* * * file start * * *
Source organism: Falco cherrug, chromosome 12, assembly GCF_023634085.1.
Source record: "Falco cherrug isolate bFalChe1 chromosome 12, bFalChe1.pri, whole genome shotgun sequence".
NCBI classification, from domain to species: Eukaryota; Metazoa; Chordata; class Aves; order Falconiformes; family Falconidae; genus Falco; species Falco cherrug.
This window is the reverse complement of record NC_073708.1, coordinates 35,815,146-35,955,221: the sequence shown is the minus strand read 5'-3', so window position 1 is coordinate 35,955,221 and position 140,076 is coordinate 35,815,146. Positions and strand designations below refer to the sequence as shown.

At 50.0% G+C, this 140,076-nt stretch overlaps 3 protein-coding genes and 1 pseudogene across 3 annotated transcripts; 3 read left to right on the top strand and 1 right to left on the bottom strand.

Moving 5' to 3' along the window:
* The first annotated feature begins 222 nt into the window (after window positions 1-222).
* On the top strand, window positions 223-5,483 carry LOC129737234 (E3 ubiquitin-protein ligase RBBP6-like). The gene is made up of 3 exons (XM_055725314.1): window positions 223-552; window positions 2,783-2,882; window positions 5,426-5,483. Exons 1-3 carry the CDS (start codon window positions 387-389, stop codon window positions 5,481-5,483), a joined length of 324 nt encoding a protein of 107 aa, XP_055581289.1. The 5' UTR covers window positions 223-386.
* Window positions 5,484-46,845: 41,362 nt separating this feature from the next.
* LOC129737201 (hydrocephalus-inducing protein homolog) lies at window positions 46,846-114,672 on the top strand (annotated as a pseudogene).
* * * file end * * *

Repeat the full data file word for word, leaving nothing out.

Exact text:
Source organism: Falco cherrug, chromosome 12, assembly GCF_023634085.1.
Source record: "Falco cherrug isolate bFalChe1 chromosome 12, bFalChe1.pri, whole genome shotgun sequence".
NCBI classification, from domain to species: Eukaryota; Metazoa; Chordata; class Aves; order Falconiformes; family Falconidae; genus Falco; species Falco cherrug.
This window is the reverse complement of record NC_073708.1, coordinates 35,815,146-35,955,221: the sequence shown is the minus strand read 5'-3', so window position 1 is coordinate 35,955,221 and position 140,076 is coordinate 35,815,146. Positions and strand designations below refer to the sequence as shown.

At 50.0% G+C, this 140,076-nt stretch overlaps 3 protein-coding genes and 1 pseudogene across 3 annotated transcripts; 3 read left to right on the top strand and 1 right to left on the bottom strand.

Moving 5' to 3' along the window:
* The first annotated feature begins 222 nt into the window (after window positions 1-222).
* On the top strand, window positions 223-5,483 carry LOC129737234 (E3 ubiquitin-protein ligase RBBP6-like). The gene is made up of 3 exons (XM_055725314.1): window positions 223-552; window positions 2,783-2,882; window positions 5,426-5,483. Exons 1-3 carry the CDS (start codon window positions 387-389, stop codon window positions 5,481-5,483), a joined length of 324 nt encoding a protein of 107 aa, XP_055581289.1. The 5' UTR covers window positions 223-386.
* Window positions 5,484-46,845: 41,362 nt separating this feature from the next.
* LOC129737201 (hydrocephalus-inducing protein homolog) lies at window positions 46,846-114,672 on the top strand (annotated as a pseudogene).